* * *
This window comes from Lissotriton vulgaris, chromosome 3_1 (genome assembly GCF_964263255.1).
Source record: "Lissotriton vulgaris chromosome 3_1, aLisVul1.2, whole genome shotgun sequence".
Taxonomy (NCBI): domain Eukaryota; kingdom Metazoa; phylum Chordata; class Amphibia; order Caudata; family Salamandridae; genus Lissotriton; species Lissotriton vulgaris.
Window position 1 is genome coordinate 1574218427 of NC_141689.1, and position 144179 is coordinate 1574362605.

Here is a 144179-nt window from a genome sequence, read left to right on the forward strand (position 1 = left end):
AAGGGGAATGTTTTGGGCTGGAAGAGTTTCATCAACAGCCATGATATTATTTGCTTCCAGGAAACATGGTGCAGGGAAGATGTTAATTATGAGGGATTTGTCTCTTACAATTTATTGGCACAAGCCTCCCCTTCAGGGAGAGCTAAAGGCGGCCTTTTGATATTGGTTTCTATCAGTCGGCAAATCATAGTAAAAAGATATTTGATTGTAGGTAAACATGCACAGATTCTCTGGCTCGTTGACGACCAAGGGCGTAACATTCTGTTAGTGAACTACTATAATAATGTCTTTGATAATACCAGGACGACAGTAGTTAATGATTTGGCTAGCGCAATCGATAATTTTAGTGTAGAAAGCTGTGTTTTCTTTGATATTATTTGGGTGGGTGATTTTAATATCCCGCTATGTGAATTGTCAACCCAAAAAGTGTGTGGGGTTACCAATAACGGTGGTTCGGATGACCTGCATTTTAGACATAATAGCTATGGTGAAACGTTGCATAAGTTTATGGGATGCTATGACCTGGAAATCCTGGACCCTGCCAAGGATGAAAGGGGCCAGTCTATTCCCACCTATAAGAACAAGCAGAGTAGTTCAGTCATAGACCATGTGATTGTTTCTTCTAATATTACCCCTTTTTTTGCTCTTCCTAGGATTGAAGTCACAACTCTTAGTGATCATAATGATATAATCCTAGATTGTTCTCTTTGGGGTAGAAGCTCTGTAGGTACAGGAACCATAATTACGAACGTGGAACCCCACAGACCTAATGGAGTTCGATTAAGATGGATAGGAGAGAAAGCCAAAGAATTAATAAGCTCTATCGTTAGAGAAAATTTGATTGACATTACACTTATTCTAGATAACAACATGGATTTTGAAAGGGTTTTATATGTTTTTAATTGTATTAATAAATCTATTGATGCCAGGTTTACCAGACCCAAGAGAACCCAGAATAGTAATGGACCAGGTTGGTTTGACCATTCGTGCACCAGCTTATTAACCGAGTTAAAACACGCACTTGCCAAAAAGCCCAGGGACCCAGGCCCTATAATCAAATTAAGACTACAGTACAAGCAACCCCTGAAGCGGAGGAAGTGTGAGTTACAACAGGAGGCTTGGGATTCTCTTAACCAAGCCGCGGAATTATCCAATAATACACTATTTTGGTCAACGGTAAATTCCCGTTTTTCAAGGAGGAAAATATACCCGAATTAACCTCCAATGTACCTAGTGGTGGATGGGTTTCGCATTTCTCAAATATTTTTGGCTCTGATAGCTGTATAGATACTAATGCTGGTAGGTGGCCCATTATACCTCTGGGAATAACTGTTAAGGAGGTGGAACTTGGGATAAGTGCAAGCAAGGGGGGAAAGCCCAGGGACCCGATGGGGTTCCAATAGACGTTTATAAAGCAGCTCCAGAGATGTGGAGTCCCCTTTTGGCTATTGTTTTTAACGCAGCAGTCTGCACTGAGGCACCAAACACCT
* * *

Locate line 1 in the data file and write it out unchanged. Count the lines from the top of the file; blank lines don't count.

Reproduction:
This window comes from Lissotriton vulgaris, chromosome 3_1 (genome assembly GCF_964263255.1).